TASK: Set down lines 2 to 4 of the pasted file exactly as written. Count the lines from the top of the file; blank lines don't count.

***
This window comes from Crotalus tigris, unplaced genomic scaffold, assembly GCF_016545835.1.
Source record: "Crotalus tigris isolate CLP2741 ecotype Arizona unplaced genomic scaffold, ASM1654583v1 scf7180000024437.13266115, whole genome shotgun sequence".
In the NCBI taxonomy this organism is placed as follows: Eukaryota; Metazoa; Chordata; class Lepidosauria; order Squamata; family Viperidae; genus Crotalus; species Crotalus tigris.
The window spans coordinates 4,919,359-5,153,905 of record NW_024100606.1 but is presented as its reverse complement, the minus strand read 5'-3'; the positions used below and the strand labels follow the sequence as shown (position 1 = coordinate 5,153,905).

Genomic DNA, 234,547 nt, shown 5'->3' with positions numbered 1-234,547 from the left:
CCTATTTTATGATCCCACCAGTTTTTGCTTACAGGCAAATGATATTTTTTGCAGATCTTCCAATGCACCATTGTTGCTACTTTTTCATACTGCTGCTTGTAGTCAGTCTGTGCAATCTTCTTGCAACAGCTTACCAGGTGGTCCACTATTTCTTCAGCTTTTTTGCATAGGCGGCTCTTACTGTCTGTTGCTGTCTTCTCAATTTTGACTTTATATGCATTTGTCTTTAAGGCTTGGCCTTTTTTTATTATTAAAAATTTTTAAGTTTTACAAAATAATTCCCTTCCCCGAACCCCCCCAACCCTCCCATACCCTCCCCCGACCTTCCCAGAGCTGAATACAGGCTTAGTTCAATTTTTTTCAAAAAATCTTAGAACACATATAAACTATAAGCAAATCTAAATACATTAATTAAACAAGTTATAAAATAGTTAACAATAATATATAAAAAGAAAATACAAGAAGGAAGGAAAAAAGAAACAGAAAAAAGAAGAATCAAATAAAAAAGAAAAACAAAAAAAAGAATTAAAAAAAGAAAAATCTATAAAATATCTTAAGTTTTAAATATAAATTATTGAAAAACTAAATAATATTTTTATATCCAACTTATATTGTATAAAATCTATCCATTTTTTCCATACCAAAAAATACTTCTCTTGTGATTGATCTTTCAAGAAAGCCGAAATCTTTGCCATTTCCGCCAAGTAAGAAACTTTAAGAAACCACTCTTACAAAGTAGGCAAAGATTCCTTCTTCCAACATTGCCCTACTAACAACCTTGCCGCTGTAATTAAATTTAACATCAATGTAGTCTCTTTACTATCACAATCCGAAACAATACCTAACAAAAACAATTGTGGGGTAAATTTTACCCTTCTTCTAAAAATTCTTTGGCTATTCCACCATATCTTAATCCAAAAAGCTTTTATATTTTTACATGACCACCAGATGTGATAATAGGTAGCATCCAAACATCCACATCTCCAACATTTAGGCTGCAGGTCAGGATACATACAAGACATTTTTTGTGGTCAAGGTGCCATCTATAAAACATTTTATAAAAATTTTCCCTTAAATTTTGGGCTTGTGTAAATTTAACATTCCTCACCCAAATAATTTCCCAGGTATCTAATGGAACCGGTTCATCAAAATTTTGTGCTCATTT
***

Source record: "Crotalus tigris isolate CLP2741 ecotype Arizona unplaced genomic scaffold, ASM1654583v1 scf7180000024437.13266115, whole genome shotgun sequence".
In the NCBI taxonomy this organism is placed as follows: Eukaryota; Metazoa; Chordata; class Lepidosauria; order Squamata; family Viperidae; genus Crotalus; species Crotalus tigris.
The window spans coordinates 4,919,359-5,153,905 of record NW_024100606.1 but is presented as its reverse complement, the minus strand read 5'-3'; the positions used below and the strand labels follow the sequence as shown (position 1 = coordinate 5,153,905).